Funding is available to micro, small and medium-sized enterprises (MSMEs), through services offered by the Development Bank of Jamaica (DBJ), says Manager of Investor Relationship, Paul Chin.
Addressing the second of a two-part webinar, hosted by the Jamaica Business Development Corporation (JBDC) on May 17, Mr. Chin noted that the DBJ interacts with MSMEs through financial intermediaries, including microfinance institutions (MFIs), approved financial institutions (AFIs) and business development organisations (BDOs).
He shared that the services of the DBJ, including marketing plans, financial services, training courses and business process improvements, are “pushed” through these intermediaries, which will interact with MSMEs and businesses in general to gain access.
Mr. Chin added that the products of the DBJ fall within three main categories –grants, loans, and a credit guarantee scheme.
“The grants are primarily used for business support services. The DBJ, through its ‘Voucher for Technical Assistance (VTA)’ grant, provides entrepreneurs with a book voucher that can be taken to a BDO to procure the type of service that is needed. The grant will pay up to 70 per cent for the value of the service, starting at a minimum of $50,000 and a maximum of $300,000,” he explained.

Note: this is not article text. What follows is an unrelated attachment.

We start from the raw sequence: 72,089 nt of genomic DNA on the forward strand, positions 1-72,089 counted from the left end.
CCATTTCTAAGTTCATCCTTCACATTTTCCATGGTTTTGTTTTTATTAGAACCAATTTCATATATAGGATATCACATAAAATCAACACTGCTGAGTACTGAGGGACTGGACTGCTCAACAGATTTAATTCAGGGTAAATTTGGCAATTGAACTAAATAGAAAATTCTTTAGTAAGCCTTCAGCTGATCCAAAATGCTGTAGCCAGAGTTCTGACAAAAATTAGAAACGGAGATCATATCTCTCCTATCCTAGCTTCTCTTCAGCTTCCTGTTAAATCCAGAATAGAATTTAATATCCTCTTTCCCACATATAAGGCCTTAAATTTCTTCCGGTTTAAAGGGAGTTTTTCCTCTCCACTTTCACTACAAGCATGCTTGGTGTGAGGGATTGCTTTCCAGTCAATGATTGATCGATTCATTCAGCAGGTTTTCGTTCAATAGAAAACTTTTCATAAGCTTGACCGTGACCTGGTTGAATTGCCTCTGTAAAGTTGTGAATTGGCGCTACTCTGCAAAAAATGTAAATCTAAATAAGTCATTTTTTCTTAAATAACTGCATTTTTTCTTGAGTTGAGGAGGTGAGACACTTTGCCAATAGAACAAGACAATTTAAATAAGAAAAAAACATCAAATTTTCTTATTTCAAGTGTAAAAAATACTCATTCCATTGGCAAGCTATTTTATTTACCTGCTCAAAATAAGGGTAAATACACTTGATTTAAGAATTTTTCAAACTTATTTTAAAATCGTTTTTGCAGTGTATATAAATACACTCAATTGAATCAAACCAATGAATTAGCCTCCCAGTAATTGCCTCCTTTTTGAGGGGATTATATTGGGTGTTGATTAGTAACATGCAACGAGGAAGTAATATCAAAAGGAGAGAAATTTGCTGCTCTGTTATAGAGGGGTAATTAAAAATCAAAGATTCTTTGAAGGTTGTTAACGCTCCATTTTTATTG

Each MSME is eligible for one voucher every two years along with one go-digital voucher, he added.
Persons interested in accessing the voucher, may do so through a commercial bank or apply online through the DBJ web portal at www.dbjvoucher.com.
=Citing the loans offered by the institution, the Investor Relationship Manager shared that “the DBJ generally provides 90 per cent financing of the project cost for MSMEs and 70 per cent financing for very large projects”.
To qualify for a loan, Mr. Chin said that MSMEs must be registered and operating in Jamaica, be tax compliant, must be technically and financially viable and have an equity injection of 10-30 per cent.
Loans are available to operators in the agriculture, agri-business, construction, and manufacturing sectors, among others.
Mr. Chin said that part one of the series, which focused on using research to identify new market needs, was timely, as research plays a vital role when seeking funding for businesses.
“Research is also important as it relates to funding, as you [entrepreneurs] must know how and where to look to find money for your business. It is not going to fall into your laps; you have to go out there and seek it,” he urged.